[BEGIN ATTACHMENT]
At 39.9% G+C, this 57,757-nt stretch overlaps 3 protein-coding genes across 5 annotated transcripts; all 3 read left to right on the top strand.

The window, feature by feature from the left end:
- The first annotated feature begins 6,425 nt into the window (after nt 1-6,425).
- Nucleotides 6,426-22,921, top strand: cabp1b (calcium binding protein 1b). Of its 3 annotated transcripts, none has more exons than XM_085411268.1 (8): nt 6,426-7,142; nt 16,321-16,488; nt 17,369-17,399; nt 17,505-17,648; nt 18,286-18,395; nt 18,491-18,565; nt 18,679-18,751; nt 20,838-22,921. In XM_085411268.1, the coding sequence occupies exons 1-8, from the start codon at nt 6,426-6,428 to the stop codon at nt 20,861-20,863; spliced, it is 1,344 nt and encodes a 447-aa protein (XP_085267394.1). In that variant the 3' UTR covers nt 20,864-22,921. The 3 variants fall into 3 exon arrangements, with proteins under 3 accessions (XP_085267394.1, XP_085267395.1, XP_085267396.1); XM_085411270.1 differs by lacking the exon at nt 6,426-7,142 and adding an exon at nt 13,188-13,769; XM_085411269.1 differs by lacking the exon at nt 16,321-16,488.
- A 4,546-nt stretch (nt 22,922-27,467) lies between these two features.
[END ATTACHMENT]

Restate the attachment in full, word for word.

At 39.9% G+C, this 57,757-nt stretch overlaps 3 protein-coding genes across 5 annotated transcripts; all 3 read left to right on the top strand.

The window, feature by feature from the left end:
- The first annotated feature begins 6,425 nt into the window (after nt 1-6,425).
- Nucleotides 6,426-22,921, top strand: cabp1b (calcium binding protein 1b). Of its 3 annotated transcripts, none has more exons than XM_085411268.1 (8): nt 6,426-7,142; nt 16,321-16,488; nt 17,369-17,399; nt 17,505-17,648; nt 18,286-18,395; nt 18,491-18,565; nt 18,679-18,751; nt 20,838-22,921. In XM_085411268.1, the coding sequence occupies exons 1-8, from the start codon at nt 6,426-6,428 to the stop codon at nt 20,861-20,863; spliced, it is 1,344 nt and encodes a 447-aa protein (XP_085267394.1). In that variant the 3' UTR covers nt 20,864-22,921. The 3 variants fall into 3 exon arrangements, with proteins under 3 accessions (XP_085267394.1, XP_085267395.1, XP_085267396.1); XM_085411270.1 differs by lacking the exon at nt 6,426-7,142 and adding an exon at nt 13,188-13,769; XM_085411269.1 differs by lacking the exon at nt 16,321-16,488.
- A 4,546-nt stretch (nt 22,922-27,467) lies between these two features.